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Burkely T. Gallo, Adam J. Clark, and Scott R. Dembek
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Burkely T. Gallo, Adam J. Clark, and Scott R. Dembek

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Hourly maximum fields of simulated storm diagnostics from experimental versions of convection-permitting models (CPMs) provide valuable information regarding severe weather potential. While past studies have focused on predicting any type of severe weather, this study uses a CPM-based Weather Research and Forecasting (WRF) Model ensemble initialized daily at the National Severe Storms Laboratory (NSSL) to derive tornado probabilities using a combination of simulated storm diagnostics and environmental parameters. Daily probabilistic tornado forecasts are developed from the NSSL-WRF ensemble using updraft helicity (UH) as a tornado proxy. The UH fields are combined with simulated environmental fields such as lifted condensation level (LCL) height, most unstable and surface-based CAPE (MUCAPE and SBCAPE, respectively), and multifield severe weather parameters such as the significant tornado parameter (STP). Varying thresholds of 2–5-km updraft helicity were tested with differing values of σ in the Gaussian smoother that was used to derive forecast probabilities, as well as different environmental information, with the aim of maximizing both forecast skill and reliability. The addition of environmental information improved the reliability and the critical success index (CSI) while slightly degrading the area under the receiver operating characteristic (ROC) curve across all UH thresholds and σ values. The probabilities accurately reflected the location of tornado reports, and three case studies demonstrate value to forecasters. Based on initial tests, four sets of tornado probabilities were chosen for evaluation by participants in the 2015 National Oceanic and Atmospheric Administration’s Hazardous Weather Testbed Spring Forecasting Experiment from 4 May to 5 June 2015. Participants found the probabilities useful and noted an overforecasting tendency.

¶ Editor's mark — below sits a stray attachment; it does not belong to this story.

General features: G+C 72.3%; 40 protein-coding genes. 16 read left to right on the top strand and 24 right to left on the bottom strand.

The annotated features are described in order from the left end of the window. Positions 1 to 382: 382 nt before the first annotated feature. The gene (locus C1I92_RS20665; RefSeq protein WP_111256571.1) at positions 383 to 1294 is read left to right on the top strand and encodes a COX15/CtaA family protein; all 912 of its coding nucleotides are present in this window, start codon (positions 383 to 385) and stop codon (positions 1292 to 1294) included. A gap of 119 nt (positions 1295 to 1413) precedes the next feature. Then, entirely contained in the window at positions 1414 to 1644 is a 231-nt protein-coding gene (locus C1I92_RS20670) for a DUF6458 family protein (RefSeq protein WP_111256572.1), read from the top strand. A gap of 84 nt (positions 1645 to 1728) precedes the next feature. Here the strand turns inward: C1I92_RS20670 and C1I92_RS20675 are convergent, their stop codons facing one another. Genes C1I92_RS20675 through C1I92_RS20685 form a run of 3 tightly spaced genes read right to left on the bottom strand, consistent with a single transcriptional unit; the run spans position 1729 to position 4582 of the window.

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Burkely T. Gallo, Adam J. Clark, Bryan T. Smith, Richard L. Thompson, Israel Jirak, and Scott R. Dembek

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Attempts at probabilistic tornado forecasting using convection-allowing models (CAMs) have thus far used CAM attribute [e.g., hourly maximum 2–5-km updraft helicity (UH)] thresholds, treating them as binary events—either a grid point exceeds a given threshold or it does not. This study approaches these attributes probabilistically, using empirical observations of storm environment attributes and the subsequent climatological tornado occurrence frequency to assign a probability that a point will be within 40 km of a tornado, given the model-derived storm environment attributes. Combining empirical frequencies and forecast attributes produces better forecasts than solely using mid- or low-level UH, even if the UH is filtered using environmental parameter thresholds. Empirical tornado frequencies were derived using severe right-moving supercellular storms associated with a local storm report (LSR) of a tornado, severe wind, or severe hail for a given significant tornado parameter (STP) value from Storm Prediction Center (SPC) mesoanalysis grids in 2014–15. The NSSL–WRF ensemble produced the forecast STP values and simulated right-moving supercells, which were identified using a UH exceedance threshold. Model-derived probabilities are verified using tornado segment data from just right-moving supercells and from all tornadoes, as are the SPC-issued 0600 UTC tornado probabilities from the initial day 1 forecast valid 1200–1159 UTC the following day. The STP-based probabilistic forecasts perform comparably to SPC tornado probability forecasts in many skill metrics (e.g., reliability) and thus could be used as first-guess forecasts. Comparison with prior methodologies shows that probabilistic environmental information improves CAM-based tornado forecasts.

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Burkely T. Gallo, Adam J. Clark, Bryan T. Smith, Richard L. Thompson, Israel Jirak, and Scott R. Dembek